Cleveland moved through an ordinance to offer kids healthier restaurant meals, the culmination of a collaboration between local politicians and various stakeholders, including the beverage and restaurant industries.
The ordinance, which passed July 29, requires restaurants in the city to offer milk, water or 100% juice as the drink option when ordering a “children’s meal,” according to a news release from the Cleveland City Council.
Per the ordinance, which takes effect at the end of January 2021, the default drink on menus for kids’ meals must include:
- water, sparkling water or flavored water, with no added natural or artificial sweeteners; or
- nonfat or 1% milk or a non-dairy milk alternative with no more than 150 calories per container or serving; or
- 100% fruit juice or fruit juice combined with water or carbonated water, with no added sweeteners, in a serving size of no more than 8 ounces.
Restaurants that violate the restrictions are subject to a warning on a first offense, $25 civil penalty on a second offense and $50 for any subsequent offenses.
“The science says that sugary drinks lead to obesity, high blood pressure, diabetes and all of those other social determinants of health, which causes health disparities in the city of Cleveland,” Councilman Blaine Griffin, chair of the Health & Human Services Committee, said in an interview.
Griffin, who sponsored the legislation, described the measure as a “critical step” in giving kids “a healthy start.”
In a press conference, he said a group of Cleveland citizens known as the Neighborhood Leadership Institute approached him regarding a wish to ensure children “have healthy menus and healthy diets.”
Tod Bowen, managing director of external affairs and government relations with the Ohio Restaurant Association, said his organization began working on the ordinance in early 2020 with the City Council and public health officials before the coronavirus affected the country.
The measure, he said in an interview, represented “a great example of a partnership between elected officials, health officials and the affected businesses and our supply chain.”
Kimberly McConville, executive director of the Ohio Beverage Association, reached a similar conclusion. She said her organization worked with its “restaurant partners and a coalition of public health interests to find common ground” after it was approached by Griffin to help with the ordinance.
“The result is a policy to help reduce beverage calories in kids’ meals while preserving parental choice,” McConville said in an email. “Our experience in Cleveland shows that the better way is for government, our members and public health to work together toward meaningful solutions.”
Parents have the option of requesting a substitute beverage for their child, such as a cola. “As Councilman Griffin, who really shepherded this through nicely, said, ‘If your kid got all As and you want to give them that treat, that freedom is there,’” Bowen observed.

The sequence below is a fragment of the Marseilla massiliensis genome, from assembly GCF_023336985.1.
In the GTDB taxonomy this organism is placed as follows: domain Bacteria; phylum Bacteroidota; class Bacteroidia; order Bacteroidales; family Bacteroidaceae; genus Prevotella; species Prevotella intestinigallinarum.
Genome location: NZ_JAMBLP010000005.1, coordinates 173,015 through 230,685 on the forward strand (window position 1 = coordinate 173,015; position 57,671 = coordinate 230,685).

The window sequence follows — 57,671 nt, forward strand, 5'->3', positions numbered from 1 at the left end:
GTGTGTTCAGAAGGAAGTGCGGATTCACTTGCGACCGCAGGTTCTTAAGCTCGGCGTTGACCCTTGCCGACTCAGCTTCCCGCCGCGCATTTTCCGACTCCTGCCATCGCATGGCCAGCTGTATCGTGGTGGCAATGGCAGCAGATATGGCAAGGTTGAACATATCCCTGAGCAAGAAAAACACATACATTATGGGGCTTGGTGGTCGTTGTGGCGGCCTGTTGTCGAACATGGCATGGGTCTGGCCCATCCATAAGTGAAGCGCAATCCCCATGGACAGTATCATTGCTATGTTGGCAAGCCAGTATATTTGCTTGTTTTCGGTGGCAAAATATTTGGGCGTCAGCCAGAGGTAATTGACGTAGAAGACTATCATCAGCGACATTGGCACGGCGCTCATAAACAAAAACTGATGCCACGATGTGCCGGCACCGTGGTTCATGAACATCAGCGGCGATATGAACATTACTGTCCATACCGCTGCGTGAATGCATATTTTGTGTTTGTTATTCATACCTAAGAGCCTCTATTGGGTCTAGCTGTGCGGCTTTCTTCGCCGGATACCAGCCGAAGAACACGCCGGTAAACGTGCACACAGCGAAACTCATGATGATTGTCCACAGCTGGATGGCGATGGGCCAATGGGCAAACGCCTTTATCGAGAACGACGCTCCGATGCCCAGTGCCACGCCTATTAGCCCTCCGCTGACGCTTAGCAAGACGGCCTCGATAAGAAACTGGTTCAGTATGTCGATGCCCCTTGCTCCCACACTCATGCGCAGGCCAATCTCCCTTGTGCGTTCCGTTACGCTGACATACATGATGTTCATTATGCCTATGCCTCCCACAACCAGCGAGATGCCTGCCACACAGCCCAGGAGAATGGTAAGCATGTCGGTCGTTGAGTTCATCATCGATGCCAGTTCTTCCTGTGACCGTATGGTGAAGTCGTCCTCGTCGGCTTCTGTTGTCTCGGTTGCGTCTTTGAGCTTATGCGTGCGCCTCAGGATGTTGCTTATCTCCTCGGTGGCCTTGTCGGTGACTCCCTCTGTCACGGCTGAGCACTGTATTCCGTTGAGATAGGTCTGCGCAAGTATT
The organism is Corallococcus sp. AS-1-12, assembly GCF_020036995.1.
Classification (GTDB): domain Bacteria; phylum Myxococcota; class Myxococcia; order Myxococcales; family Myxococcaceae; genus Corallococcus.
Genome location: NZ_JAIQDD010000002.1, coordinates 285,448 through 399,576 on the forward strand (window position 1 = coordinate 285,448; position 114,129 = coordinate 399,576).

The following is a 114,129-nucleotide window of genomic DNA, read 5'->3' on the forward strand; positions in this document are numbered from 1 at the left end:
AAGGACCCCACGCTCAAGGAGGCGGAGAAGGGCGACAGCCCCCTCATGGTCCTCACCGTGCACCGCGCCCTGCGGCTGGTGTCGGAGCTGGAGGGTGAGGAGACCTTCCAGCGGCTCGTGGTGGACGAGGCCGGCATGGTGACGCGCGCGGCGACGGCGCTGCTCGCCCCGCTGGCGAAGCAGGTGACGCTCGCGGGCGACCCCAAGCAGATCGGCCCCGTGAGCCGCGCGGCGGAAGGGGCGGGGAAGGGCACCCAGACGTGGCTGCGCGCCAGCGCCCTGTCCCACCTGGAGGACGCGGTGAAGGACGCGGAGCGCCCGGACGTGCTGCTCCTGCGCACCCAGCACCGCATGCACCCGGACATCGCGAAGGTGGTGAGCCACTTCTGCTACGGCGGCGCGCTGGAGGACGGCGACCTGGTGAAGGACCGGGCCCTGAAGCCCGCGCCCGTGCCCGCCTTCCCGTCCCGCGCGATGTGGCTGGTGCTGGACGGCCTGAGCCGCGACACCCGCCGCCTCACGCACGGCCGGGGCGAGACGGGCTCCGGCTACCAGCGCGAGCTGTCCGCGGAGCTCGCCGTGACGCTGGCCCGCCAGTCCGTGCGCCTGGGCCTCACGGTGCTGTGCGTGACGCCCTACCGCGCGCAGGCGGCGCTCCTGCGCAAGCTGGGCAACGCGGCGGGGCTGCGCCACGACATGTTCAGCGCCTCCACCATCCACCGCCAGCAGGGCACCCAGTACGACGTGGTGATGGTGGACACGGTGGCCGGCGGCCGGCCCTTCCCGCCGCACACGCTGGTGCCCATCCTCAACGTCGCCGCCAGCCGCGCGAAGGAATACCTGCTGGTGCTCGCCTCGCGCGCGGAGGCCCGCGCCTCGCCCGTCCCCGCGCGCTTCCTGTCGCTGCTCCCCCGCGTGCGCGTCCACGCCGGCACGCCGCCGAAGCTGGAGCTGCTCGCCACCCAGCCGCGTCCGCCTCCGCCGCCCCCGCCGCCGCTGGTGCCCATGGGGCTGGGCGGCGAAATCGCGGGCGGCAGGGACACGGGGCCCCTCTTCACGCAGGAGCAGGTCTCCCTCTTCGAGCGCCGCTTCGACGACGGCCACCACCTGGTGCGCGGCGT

The ordinance also was backed by the local chapter of the American Heart Association (AHA). “This is a simple way of helping parents make healthy choices when ordering off of the kids’ menu,” said Valerie Hillow Gates, executive director of the Cleveland AHA, in a news release.
Margaret Larkins-Pettigrew is a medical doctor with University Hospitals in Cleveland and serves as AHA board president of the Cleveland division. In the release, she applauded the City Council’s vote, and noted studies show sugary drinks can lead to such maladies as dental decay, heart disease, high blood pressure and type 2 diabetes.
“Cleveland now joins cities like Baltimore, Philadelphia and Louisville, and states like California, Hawaii and Delaware—all of whom have acted to make restaurant meals healthier for kids,” Sara Ribakove, policy associate with the Center for Science in the Public Interest (CSPI), said in a statement.
A 2018 survey revealed nearly 30% of children in Cleveland are obese or overweight, the City Council reported in its release.
Conditions such as diabetes and obesity have “led to a lower life expectancy and a lower quality of life for neighborhoods that have experienced ‘redlining’ and other types of racial constructs that we believe [have] held back communities, predominantly communities of color—poor black and Latinx communities of color for decades,” Griffin said in the interview.
Many of these areas are “food deserts” that don’t offer kids healthy options, and the City Council is seeking to adopt “healthier policies” so the success of kids living in these neighborhoods “isn’t determined by their zip code,” Griffin added.
He concluded, “I think we all spoke in one voice—that we want our children to be healthier in the city of Cleveland.”
Councilman Basheer Jones, co-sponsor of the legislation, said he grew up in neighborhoods in Cleveland “where the majority of our food options were fast-food restaurants and local corner stores.”
“And it was dinner and breakfast and lunch and snacks,” he added during the press conference. “We didn’t know it at the time, but as we got older, we began to see the impact of food. And we understand that food is medicine.”
He said he didn’t grasp at the time the correlation between consumption of sugary drinks and his inability to focus in the classroom.
Commenting on the ordinance, Jones expressed gratitude to groups working on the measure, including the Ohio Beverage Association.
“It showed the collaborative effort that it is going to take for us to make Cleveland a better place,” he said.